Fig. 9.
Fig. 9.

MAM and JJA seasonal mean response in days with UVV exceeding (top)–(bottom) 30, 35, and 40 m s−1 for the future (2071–2100) period relative to the historical (1971–2100) period. Stippling indicates where the distributions of seasonal means between the two periods are statistically significant from one another at the 95% confidence level.

Citation: Journal of Climate 30, 24; 10.1175/JCLI-D-16-0885.1

4. Discussion

Because of the large computational expense of dynamical downscaling, it becomes relevant to question whether this undertaking lends greater insight into potential changes in HCW over the conventional environmental approach. A noted limitation of the environmental approach is the assumption that the proportion of favorable environments that yield HCW will remain unchanged in the future; this is a significant source of uncertainty as it does not account for factors that may promote or inhibit the initiation of convective storms. Based on previous results, both approaches generally indicate similar areas of increased frequency during the same time of the year. Indeed, seasonal spatial patterns between NDSEV and synthetic HCW correlate well (see Table 4), a good indication that the large-scale environment strongly modulates the timing and location of ensuing synthetic HCW events. Moreover, the association between monthly mean NDSEV and monthly mean synthetic HCW days reveals that NDSEV explains over 80% of the variance of synthetic HCW, with coefficient of determination R2 values of 0.82 and 0.87 for the historical and future periods, respectively (Fig. 10). It is readily apparent, however, that the slope of each line differs, with a 30% decline in the future period, suggestive that the future response of synthetic HCW is weaker relative to the increase in NDSEV.

Table 4.

Pattern correlation between seasonal mean NDSEV from GFDL CM3 and WRF synthetic HCW for both the historical (1971–2000) and future (RCP8.5; 2071–2100) periods.

Table 4.
Fig. 10.
Fig. 10.

Linear association between regional monthly mean (CONUS east of 105°W; land points only) NDSEV from GFDL CM3 and WRF synthetic HCW days. Monthly mean values were computed for each of the 30 yr of historical (1971–2000; blue) and future (RCP8.5, 2071–2100; red), and bootstrapped 95% confidence intervals are shaded. The least squares regression equation (and 95% confidence intervals for the slope) and coefficients of determination are displayed in the bottom-right corner.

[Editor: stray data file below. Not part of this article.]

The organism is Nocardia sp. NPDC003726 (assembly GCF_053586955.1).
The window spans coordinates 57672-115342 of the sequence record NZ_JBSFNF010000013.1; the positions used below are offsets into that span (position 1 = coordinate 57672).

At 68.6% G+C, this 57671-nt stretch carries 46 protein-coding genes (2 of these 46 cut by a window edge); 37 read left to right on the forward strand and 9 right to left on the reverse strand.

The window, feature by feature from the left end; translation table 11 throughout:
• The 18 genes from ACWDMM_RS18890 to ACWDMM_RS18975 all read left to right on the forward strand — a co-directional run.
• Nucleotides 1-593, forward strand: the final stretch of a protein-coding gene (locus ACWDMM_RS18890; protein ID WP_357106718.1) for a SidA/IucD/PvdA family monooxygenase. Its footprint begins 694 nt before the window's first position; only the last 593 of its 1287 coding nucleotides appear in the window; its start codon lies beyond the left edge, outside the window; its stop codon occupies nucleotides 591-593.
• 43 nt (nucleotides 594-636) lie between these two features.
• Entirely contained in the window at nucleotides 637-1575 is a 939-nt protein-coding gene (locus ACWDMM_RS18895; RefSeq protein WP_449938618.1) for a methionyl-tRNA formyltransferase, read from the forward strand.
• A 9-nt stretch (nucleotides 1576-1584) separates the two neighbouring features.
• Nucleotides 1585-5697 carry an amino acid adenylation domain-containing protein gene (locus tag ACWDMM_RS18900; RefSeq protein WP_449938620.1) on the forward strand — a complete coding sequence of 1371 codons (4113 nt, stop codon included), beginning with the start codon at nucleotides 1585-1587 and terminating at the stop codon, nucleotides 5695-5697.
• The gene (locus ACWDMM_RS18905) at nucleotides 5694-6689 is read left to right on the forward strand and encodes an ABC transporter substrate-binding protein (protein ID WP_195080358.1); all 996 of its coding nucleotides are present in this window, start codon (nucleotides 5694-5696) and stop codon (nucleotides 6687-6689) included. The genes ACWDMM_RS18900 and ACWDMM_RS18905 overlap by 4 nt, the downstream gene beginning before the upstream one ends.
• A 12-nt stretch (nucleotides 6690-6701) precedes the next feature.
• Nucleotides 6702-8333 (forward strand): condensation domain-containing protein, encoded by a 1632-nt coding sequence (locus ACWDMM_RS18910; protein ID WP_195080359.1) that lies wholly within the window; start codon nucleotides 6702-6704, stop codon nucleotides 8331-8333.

Citation: Journal of Climate 30, 24; 10.1175/JCLI-D-16-0885.1

To further pursue this finding, we present analyses of the environmental bias and conditional probability. Here, environmental bias refers to the ratio between NDSEV and synthetic HCW days, whereas conditional probability describes the probability of a synthetic HCW day given the occurrence of NDSEV. Monthly mean environmental bias and conditional probability, averaged over the eastern two-thirds of the CONUS domain, are shown in Figs. 11a and 11b. The environmental bias increases throughout the entire annual cycle, though most significantly over the months from May to September, a result that points to an increase in the rate at which NDSEV overestimates synthetic HCW. Spatially, the mean changes in environmental bias increase for most locations during all four seasons, but regional variability is noted (Fig. 12a). As for the conditional probability, the occurrence of NDSEV in the future period is more likely to produce synthetic HCW in DJF, MAM, and SON, though less robustly during the autumn months (Fig. 12b). The opposite is true during JJA, where the mean conditional probability tends to decrease significantly; this is true for a large corridor of the central United States (Fig. 12b), though the opposite is true for areas in the lee of the Rocky Mountains and in the U.S. Northeast.